Audubon's Field Guide to Birding Trails
There are a lot of species to see out there. Here are four sets of regional birding trails to guide you to some of the country's great spots.
Incongruous as it might seem, the center of the continent funnels millions of migrating birds, providing vital rest stops for weary shorebirds wading in its wetlands and for woodland species retiring where the prairies give way to forests. But the prairies themselves hold some of the richest prizes. From the outrageous stomping dances of greater prairie-chickens in early spring to the swirling flocks of longspurs in winter to the haunting whistles of upland sandpipers in summer, this area of wide horizons has the capacity to delight us in every season.
To see the birds here at their best, though, we have to know where to find them. Fortunately, birding trails have been springing up like prairie wildflowers all over the Midwest, beckoning us to follow from one to the next. I invite you to come explore 10 of my favorite trails in this part of the country and discover for yourself the astonishing mountain of avian abundance in this level land. (Click here to download the guide.)
Chicago Region Birding Trail, Illinois and Indiana: Chicago was not founded by birders, but it could have been. Here, where the eastern forest meets the prairies and the Great Lakes, is the heart of an exciting territory for naturalists. This regional trail, sponsored by the City of Chicago, the Bird Conservation Network, and Chicago Wilderness, leads to 58 of the best birding sites in the seven Illinois counties surrounding the city and in two counties in northwest Indiana. On native prairies in summer, rare Henslow's sparrows sing their flat hiccups, while meadowlarks and bobolinks deliver more melodious tunes. Forest preserves host flashy treetop birds like rose-breasted grosbeaks and scarlet tanagers in summer, while remnant marshes still support nesting herons, ducks, and all sorts of water birds. During spring and fall migration, gulls, hawks, and other migrants sweep along Lake Michigan's shoreline when the winds are right. But birders in the know may follow the guide to downtown Chicago, where, in the shadows of skyscrapers, parks along the lakefront provide stopover habitat for thousands of migrant travelers, including everything from blackburnian warblers to Virginia rails. For more information: Visit the Chicago Region Birding Trail or call the City of Chicago 312-743-9283.
Kansas Birding and Natural Heritage Trails: Mountains and canyons are fine for picture postcards, but the prairies' subtle beauty and variety must be experienced to be understood. Follow this trail's four sections--scheduled to be fully completed in 2010--and see for yourself. In the Flint Hills' magnificent tallgrass prairies, breathy whistles of upland sandpipers float down from on high, while chunky little dickcissels sing choppy buzzes from the roadsides. Farther west, in sandsage flats near the Colorado border, you may find regal ferruginous hawks and some of the rare lesser prairie-chicken's last remaining populations. The central part of the state's vast wetlands serve as a stopover for tens of thousands of migratory shorebirds, especially in spring, when colorful Hudsonian godwits, American golden-plovers, and others pause here en route to the Arctic. The woods and thickets of southeastern Kansas are brightened in summer by the spectacular colors of painted buntings, indigo buntings, and blue grosbeaks, while these same thickets in winter hold throngs of big, boldly patterned Harris's sparrows. For more information: Call Audubon of Kansas at 785-537-4385.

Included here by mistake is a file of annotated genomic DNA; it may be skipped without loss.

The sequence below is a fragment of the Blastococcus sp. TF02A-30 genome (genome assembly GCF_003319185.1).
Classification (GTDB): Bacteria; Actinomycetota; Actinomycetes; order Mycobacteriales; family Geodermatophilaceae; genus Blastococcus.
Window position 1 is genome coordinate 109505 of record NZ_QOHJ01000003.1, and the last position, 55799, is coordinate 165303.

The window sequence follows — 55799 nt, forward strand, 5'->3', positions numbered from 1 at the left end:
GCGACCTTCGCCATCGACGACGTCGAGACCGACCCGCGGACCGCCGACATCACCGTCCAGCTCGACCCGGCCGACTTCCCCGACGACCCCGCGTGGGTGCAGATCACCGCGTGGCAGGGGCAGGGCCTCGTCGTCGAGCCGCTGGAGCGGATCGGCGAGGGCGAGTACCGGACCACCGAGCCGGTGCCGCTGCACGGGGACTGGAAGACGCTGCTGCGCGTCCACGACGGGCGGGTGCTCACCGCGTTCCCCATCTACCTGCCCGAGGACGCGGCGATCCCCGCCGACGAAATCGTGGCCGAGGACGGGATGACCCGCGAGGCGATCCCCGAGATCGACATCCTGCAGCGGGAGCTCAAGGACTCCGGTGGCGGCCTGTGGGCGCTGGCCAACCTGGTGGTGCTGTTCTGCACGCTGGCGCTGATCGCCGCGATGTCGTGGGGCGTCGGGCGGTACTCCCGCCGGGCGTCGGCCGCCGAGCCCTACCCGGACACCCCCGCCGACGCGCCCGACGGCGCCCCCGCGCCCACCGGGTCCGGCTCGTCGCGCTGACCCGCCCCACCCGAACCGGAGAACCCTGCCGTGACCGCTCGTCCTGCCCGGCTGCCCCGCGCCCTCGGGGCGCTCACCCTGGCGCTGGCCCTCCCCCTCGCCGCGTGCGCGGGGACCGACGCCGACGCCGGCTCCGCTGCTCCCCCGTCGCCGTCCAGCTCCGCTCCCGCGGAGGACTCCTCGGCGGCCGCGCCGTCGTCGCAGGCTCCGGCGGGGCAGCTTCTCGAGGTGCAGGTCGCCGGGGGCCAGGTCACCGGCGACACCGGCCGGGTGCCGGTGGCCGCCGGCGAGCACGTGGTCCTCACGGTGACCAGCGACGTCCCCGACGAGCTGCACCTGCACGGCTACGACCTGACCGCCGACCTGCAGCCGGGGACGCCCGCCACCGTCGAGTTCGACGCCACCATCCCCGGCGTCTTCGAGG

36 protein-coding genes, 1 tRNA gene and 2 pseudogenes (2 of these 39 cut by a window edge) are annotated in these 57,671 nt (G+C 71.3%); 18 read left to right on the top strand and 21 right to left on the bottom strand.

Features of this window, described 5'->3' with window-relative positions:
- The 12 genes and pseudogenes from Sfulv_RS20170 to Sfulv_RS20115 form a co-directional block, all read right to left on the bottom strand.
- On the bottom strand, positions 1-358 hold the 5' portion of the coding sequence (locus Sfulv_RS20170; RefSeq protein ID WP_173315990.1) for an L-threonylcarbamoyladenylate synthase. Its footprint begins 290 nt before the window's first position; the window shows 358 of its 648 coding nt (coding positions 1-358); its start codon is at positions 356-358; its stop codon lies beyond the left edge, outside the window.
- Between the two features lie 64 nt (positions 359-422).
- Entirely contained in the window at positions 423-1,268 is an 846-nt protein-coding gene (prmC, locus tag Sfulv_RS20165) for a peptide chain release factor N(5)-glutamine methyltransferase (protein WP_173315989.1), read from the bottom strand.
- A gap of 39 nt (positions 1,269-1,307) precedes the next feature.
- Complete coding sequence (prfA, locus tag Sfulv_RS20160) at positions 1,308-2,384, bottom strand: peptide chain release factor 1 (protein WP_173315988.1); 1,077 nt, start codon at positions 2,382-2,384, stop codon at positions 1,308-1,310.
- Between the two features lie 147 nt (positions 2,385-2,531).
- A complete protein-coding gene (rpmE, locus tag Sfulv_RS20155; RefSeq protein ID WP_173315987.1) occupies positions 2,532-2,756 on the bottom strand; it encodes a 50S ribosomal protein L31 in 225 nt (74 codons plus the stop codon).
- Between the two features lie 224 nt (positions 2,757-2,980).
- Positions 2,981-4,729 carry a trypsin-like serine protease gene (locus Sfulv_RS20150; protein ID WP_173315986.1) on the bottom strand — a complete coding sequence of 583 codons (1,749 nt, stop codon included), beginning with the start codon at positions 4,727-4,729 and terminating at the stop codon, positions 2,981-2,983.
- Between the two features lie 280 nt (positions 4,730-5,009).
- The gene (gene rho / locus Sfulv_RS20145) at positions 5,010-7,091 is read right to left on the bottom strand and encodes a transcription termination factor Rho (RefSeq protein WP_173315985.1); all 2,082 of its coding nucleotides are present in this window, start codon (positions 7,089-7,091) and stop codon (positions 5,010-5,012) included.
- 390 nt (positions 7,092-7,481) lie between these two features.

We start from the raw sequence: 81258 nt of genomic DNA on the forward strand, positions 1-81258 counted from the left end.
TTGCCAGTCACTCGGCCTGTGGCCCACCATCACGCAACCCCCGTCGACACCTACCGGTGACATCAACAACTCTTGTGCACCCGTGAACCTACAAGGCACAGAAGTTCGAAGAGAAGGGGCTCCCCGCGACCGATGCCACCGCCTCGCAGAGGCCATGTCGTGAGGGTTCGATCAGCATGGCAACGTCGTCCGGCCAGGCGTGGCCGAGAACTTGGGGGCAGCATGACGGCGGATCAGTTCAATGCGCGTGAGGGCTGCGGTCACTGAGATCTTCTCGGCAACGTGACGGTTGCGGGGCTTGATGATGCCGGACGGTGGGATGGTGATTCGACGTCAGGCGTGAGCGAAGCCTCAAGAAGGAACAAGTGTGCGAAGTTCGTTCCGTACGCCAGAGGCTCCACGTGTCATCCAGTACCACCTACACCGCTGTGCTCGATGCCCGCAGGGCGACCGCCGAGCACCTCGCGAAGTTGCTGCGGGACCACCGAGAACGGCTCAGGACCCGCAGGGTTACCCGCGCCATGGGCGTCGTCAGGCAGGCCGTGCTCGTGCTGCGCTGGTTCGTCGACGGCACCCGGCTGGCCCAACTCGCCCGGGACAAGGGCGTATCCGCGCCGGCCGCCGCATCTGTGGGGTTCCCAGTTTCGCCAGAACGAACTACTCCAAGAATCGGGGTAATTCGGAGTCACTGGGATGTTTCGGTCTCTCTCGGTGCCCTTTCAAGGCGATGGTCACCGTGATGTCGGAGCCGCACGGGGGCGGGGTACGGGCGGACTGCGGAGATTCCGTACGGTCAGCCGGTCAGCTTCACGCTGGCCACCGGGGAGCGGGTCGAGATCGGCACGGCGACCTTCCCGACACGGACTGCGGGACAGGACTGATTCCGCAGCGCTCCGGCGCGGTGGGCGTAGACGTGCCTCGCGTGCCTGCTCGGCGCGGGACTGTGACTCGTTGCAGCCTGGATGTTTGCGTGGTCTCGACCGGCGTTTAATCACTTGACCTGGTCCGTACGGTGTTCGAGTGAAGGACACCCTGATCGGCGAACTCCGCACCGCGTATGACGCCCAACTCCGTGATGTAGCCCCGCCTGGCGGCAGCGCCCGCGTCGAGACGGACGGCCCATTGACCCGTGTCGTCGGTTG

Minnesota's Pine to Prairie Birding Trail: Remarkable bird diversity abounds where northwestern Minnesota's great coniferous forests yield to a narrow band of deciduous woodlands and then the wide-open prairie farther west. This trail, the first established in the state, links 45 prime sites along the transition zone, offering the chance to see almost 300 bird species. If you are visiting from points south, you may be most intrigued by the possibilities in the region's evergreen forest: the powerful northern goshawk, the quiet, elusive spruce grouse, and the oddly tame gray jay. The deciduous woods provide a summer home for black-billed cuckoos, brilliant scarlet tanagers, and many other migratory birds, while the grasslands just to the west offer everything from buzzy-voiced grasshopper sparrows to greater prairie-chickens. Some of the best birding is around marshes and lakes, where you may find American bitterns stalking slowly in the shallows and common loons nesting in the wilder and more remote bays. With luck, you might even spot the elusive yellow rail, or hear its odd ticking song. For more information: Visit the Pine to Prairie Birding Trail or call the Minnesota Department of Natural Resources at 800-433-1888.